Monitoring the impact of climate change on biodiversity: The challenge of megadiverse Mediterranean climate ecosystems
Article first published online: 25 NOV 2009
© 2009 State of Western Australia. Journal compilation © 2009 Ecological Society of Australia
Volume 35, Issue 4, pages 406–422, June 2010
How to Cite
ABBOTT, I. and LE MAITRE, D. (2010), Monitoring the impact of climate change on biodiversity: The challenge of megadiverse Mediterranean climate ecosystems. Austral Ecology, 35: 406–422. doi: 10.1111/j.1442-9993.2009.02053.x
- Issue published online: 26 MAY 2010
- Article first published online: 25 NOV 2009
- Accepted for publication August 2009.
- South Africa;
- Western Australia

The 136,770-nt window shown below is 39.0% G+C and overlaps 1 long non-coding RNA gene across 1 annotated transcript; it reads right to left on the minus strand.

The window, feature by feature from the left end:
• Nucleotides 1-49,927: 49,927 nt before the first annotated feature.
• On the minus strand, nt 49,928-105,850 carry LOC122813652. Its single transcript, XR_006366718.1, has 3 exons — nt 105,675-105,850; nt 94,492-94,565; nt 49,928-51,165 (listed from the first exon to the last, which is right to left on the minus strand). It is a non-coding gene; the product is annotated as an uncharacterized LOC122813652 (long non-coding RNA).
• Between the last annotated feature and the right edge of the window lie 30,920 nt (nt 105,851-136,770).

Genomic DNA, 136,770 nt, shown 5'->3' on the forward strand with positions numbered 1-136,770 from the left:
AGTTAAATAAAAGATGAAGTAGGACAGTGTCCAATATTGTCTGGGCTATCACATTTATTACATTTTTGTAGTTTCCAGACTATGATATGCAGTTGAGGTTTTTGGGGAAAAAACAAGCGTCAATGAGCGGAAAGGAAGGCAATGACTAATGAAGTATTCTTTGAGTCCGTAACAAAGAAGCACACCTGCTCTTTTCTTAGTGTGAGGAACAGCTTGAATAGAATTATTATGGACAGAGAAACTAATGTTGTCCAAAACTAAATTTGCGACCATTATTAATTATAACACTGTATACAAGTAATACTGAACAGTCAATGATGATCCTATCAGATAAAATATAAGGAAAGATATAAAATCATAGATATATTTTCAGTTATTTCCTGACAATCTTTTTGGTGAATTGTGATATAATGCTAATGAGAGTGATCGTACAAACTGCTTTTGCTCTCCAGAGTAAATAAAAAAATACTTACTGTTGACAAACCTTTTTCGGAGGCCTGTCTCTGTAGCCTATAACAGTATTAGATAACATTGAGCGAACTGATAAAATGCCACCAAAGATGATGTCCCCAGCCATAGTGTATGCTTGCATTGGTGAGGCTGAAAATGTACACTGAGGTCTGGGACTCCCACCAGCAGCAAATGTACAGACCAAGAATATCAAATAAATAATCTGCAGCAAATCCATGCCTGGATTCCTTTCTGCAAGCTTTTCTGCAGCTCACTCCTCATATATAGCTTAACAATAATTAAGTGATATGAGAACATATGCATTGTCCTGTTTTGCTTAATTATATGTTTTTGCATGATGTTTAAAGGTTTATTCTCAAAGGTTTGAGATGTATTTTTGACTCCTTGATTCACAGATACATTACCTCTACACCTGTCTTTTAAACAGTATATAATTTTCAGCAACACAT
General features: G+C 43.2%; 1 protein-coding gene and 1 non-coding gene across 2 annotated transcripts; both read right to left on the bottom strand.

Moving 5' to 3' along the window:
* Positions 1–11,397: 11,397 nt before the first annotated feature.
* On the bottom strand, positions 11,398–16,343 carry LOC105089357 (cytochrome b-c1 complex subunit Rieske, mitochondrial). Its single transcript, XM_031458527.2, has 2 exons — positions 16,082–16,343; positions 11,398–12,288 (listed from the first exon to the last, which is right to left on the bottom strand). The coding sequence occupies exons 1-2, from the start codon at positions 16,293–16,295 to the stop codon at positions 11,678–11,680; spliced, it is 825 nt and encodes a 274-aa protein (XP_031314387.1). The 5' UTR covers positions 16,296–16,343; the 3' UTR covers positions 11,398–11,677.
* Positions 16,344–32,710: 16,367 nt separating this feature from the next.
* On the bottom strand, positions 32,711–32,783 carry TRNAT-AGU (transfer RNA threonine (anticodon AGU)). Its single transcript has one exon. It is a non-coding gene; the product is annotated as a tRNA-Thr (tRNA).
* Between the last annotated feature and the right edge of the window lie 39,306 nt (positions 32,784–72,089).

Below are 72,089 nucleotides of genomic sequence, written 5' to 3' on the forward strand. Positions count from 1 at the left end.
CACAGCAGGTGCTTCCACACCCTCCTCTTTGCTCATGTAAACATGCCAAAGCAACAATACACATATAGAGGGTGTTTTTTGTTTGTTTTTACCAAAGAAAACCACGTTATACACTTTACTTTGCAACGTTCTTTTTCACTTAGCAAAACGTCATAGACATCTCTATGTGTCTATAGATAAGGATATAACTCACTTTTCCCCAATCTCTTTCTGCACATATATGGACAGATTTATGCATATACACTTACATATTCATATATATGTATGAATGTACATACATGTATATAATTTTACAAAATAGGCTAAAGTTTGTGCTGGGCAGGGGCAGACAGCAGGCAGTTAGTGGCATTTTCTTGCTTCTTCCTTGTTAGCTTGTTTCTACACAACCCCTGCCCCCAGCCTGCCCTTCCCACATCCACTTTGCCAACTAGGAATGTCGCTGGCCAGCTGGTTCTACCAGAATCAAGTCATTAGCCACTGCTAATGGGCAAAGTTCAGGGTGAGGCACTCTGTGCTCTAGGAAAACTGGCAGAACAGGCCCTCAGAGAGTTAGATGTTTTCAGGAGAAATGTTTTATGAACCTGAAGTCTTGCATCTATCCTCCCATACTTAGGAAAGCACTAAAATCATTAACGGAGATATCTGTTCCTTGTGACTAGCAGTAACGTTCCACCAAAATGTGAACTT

The Mediterranean climate regions of Western Australia and South Africa are recognized as global hot spots of diversity. Both are threatened by climate changes that are projected to have significant impacts on the quantity and variability of rainfall and affect key ecosystem drivers (e.g. fire regimes). This poses significant challenges to monitoring programs designed to detect these impacts. Effective monitoring of the impact of climate change on biodiversity (rather than individual species) requires a cross-disciplinary, coordinated, focused and integrated approach. Ideally, this should involve a multidisciplinary team of specialists working to a common plan on the same set of plots. The contributions of ‘citizen scientists’ are potentially useful if well managed. Biodiversity per se (across all kingdoms of life, and including the levels of the gene, population and community) should be monitored, especially key species interactions and processes. Forestcheck is an example of such a program which has been applied in forests in south-west Western Australia since 2001. In concert with measuring the direct impact of climate change on biodiversity and the indirect impact of factors that affect biodiversity (such as disease, invasive species, fire regime and habitat removal), there is a need for a proactive focus on creating, maintaining and monitoring resilience to climate change impacts in ecosystems. It is also necessary to monitor the effectiveness of management actions such as vegetation thinning, changes in fire regimes, species translocations and revegetation of farmland to link isolated protected areas in agricultural landscapes, remnant native vegetation in rangelands and extensive protected areas. A pluralist approach is recommended. This should include natural experiments, matched photographs where available, passive adaptive management, active adaptive management and traditional reductionist scientific investigation. The resultant synthesis of information from this range of sources is likely to be a predictive, robust and credible record of historical change.